In Theodor Adorno’s Words “Caught In An Illusory Moment (at Cinema)”

Spiritual nobility of soul and the sense of fraternity have melted together into slogans for the workforce. But every individual product is levelled down in itself as well. There are no longer any real conflicts to be seen.[1] They are replaced by the surrogate of shocks and sensations which seem to erupt from without and generally have no real consequences, smoothly insinuating themselves into the episodic action. The products are articulated in terms of episodes and adventures rather than in acts: the structure of ‘funnies’ is overtly reproduced in the women serials and in more refined form in the class A picture.

The defective power of recall on the part of consumer furnishes the point of departure: no one is trusted to remember anything that has already happened or to concentrate upon anything other than what is present to him in the given moment. The consumer is thus reduced to the abstract present.[2] Yet the more narrowly the moment has to vouch for itself, all the more must it also avoid of being burdened with calamity. The viewer is supposed to be as incapable of looking suffering in the eye as he is of exercising thought. However, even more essential than transparent affirmation is the predetermined resolution in the ‘happy ending’[3] of every tension whose purely apparent character is revealed by the ritual conclusion.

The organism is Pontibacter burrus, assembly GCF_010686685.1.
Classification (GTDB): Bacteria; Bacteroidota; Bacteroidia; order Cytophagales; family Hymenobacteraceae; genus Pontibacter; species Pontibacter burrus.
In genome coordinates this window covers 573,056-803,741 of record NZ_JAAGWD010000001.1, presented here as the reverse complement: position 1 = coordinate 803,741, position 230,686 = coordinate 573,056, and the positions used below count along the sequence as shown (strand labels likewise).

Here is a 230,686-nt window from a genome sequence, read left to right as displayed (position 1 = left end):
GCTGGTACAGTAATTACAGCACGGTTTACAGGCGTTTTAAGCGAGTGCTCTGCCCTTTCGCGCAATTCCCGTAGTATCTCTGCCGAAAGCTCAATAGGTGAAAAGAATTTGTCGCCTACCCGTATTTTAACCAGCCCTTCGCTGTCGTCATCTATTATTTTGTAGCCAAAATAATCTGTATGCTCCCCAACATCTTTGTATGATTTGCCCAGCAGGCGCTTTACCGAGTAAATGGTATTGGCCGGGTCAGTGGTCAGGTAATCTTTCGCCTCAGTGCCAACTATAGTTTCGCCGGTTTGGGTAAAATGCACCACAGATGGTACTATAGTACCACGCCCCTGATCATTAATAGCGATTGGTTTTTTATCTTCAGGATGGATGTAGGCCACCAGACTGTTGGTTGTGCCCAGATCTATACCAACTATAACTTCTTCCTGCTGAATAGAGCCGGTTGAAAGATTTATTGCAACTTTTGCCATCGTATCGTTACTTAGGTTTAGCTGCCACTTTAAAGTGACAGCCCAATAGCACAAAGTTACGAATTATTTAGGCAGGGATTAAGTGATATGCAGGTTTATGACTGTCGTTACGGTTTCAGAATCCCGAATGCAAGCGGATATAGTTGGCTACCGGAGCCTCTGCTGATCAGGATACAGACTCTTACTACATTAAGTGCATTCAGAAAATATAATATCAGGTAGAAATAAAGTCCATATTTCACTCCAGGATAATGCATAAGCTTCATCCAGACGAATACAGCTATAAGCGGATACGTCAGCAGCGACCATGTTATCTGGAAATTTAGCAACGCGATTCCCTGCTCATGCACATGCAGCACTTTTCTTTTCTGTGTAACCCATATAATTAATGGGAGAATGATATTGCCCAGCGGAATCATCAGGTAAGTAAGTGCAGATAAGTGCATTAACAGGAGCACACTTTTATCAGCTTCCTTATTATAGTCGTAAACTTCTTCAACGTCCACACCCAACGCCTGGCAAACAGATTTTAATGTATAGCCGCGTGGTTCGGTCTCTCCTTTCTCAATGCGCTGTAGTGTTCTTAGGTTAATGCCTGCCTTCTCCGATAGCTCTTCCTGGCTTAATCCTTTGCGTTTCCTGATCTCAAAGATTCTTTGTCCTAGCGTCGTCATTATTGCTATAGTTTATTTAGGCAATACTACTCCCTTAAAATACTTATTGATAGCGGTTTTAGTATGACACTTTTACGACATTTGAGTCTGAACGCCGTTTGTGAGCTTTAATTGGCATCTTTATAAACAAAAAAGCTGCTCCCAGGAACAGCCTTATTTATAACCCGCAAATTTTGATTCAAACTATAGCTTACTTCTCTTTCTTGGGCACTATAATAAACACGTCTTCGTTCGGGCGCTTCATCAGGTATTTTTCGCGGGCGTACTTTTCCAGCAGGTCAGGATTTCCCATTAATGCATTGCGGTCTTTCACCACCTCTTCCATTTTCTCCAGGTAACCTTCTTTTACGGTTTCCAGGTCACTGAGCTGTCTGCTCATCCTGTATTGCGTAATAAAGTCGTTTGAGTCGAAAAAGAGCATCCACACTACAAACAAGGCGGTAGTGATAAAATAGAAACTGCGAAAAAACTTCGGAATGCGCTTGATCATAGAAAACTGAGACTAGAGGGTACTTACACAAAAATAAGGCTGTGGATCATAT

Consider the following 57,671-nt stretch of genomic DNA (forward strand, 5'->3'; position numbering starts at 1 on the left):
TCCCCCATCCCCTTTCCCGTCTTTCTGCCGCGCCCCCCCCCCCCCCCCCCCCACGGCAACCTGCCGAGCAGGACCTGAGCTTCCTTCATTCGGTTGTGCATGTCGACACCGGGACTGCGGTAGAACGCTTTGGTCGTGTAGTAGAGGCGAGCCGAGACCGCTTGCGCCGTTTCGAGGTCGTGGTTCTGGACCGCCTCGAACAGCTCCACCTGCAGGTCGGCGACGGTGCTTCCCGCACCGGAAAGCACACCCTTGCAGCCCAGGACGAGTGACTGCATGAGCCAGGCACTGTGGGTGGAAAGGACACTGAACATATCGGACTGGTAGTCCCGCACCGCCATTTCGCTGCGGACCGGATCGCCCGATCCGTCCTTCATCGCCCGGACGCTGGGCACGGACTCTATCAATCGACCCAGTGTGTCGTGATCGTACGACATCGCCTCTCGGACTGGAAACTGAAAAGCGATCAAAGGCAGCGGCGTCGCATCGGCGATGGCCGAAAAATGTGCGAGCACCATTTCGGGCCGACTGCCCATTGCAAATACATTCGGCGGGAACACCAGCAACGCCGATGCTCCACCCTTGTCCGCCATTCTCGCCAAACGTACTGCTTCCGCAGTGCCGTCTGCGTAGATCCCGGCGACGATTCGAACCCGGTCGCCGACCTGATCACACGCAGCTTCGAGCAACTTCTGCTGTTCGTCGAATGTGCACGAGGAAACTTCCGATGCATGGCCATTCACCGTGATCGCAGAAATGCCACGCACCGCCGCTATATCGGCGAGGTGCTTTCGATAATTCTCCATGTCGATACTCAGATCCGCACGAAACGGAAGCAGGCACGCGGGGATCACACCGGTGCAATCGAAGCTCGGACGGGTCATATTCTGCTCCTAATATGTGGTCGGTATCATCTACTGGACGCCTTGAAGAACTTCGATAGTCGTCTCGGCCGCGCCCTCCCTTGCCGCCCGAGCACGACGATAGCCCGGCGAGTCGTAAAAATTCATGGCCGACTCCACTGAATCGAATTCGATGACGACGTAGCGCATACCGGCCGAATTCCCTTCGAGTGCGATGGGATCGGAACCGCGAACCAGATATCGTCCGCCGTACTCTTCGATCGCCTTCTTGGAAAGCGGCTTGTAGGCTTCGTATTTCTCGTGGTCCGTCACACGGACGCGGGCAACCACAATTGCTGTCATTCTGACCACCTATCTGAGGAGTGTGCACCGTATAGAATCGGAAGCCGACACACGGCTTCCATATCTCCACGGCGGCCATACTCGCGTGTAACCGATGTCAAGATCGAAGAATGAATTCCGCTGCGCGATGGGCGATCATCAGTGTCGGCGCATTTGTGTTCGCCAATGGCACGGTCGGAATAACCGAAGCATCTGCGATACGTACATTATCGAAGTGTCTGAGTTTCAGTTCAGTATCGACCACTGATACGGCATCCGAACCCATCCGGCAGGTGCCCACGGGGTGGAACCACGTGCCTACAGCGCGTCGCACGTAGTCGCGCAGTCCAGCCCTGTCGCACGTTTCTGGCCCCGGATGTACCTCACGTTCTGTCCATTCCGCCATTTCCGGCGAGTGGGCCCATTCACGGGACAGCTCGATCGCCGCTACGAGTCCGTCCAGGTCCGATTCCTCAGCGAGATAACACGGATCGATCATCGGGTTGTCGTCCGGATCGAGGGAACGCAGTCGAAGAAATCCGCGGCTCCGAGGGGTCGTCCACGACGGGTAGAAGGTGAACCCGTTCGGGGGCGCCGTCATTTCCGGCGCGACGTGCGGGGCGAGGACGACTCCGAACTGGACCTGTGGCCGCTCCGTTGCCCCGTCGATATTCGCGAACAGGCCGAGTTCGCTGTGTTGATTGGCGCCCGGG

Theodor W. Adorno, The Culture Industry: Selected Essays On Mass Culture (ed. J.M. Bernstein), New York, Routledge, 1991


[1] Douglas Sirk’s Imitation of Life (1959), for example, contradicts this notion. It shows racial conflicts and conflicts between different stratas of the bourgeoisie; it must be noted that the film is a melodrama, it belongs to the very genre Adorno criticizes in this text (among others)

[2]While we are reading a book, we can pause, return to the earlier pages, but at cinema, we cannot. This is why, according to Adorno, cinema is along with radio, a perfect instrument for the manipulation of the audience (e.g. Triumph of the Will, the most famous Nazi propaganda film)

[3] Sirk’s aforementioned film is in line with Adorno’s thoughts in this respect

 


 

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